Is Apple trying to be your iUtility?
As of this Saturday, Apple Inc. can sell power with the official blessing of the Federal Energy Regulatory Commission. That means the tech company is allowed to sell the energy from its solar arrays in California and Nevada, and its biogas operation in North Carolina, to consumers at market prices.
Which raises the question: Is Apple plotting to become a power utility? After transforming personal computers, music players, and phones into nigh-universally-longed-for fetish objects, is it trying to do the same to energy? Right now, utilities are about as unsexy as can be — but would Apple make an especially sultry electrical meter? A dispersed grid composed of the solar panels and battery storage of far-flung Apple customers? Would the company continue its policy of coming out with a new power cable ever three years that don’t match any of the stuff that you already have? The possibilities are, well, there are a lot of them.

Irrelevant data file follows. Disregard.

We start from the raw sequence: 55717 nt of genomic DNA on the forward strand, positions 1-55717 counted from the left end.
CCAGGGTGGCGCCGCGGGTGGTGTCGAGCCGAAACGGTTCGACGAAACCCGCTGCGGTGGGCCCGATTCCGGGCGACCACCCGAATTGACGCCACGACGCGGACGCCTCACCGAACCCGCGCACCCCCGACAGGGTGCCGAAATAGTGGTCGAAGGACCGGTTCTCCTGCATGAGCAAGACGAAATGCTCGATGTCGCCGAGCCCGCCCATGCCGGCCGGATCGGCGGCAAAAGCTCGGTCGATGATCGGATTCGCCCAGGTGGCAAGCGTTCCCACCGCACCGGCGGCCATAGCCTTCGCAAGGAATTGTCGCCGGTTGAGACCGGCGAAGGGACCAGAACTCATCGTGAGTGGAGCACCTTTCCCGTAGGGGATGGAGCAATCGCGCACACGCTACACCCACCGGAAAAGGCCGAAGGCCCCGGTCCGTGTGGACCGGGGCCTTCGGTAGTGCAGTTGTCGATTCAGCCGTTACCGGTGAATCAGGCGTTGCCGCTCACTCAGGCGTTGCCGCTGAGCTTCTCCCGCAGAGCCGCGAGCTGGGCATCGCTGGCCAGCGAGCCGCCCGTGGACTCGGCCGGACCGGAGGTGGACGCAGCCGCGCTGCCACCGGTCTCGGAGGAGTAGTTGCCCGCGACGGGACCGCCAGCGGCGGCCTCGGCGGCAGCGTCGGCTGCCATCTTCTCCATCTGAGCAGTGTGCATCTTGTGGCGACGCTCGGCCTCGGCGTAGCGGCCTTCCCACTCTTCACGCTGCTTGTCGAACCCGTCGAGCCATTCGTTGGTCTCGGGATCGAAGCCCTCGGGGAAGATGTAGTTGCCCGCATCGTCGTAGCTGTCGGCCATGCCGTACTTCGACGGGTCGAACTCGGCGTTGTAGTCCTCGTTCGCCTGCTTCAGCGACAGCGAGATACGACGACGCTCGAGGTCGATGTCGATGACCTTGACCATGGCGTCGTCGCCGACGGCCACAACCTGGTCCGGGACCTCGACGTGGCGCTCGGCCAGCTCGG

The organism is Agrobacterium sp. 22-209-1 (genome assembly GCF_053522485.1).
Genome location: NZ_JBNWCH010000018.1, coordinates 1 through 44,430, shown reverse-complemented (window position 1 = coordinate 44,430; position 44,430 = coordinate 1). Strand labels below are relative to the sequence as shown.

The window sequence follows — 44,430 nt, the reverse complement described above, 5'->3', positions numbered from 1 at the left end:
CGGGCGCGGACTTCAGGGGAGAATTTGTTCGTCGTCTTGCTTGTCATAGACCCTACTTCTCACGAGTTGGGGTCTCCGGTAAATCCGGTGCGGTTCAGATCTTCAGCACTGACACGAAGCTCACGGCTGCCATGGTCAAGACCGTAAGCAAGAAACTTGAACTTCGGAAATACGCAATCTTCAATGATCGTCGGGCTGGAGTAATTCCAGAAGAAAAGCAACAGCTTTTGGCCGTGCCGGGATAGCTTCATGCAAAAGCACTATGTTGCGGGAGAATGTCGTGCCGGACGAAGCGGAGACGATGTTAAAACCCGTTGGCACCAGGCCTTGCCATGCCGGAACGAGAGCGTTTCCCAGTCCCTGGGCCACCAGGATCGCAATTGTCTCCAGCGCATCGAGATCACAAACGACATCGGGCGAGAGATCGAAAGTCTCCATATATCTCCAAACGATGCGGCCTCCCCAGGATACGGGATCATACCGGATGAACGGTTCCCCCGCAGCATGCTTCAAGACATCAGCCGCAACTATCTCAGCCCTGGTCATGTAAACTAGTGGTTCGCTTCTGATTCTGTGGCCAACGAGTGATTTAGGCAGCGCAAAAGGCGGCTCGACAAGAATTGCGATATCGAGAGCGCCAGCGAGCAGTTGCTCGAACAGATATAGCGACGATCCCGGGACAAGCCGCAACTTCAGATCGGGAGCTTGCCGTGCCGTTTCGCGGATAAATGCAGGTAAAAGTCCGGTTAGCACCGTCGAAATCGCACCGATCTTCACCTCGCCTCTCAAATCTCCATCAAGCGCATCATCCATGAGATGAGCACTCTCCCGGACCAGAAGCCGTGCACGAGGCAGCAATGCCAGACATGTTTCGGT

Time will tell. And it might be a long time. Google won the same right to sell electricity in 2010, and hasn’t done anything more with it since. But still — the biggest, savviest tech companies out there are also some of the biggest energy users. It makes sense they might migrate into the tech-retrograde world of utilities. I, for one, am very curious about what this might look like.
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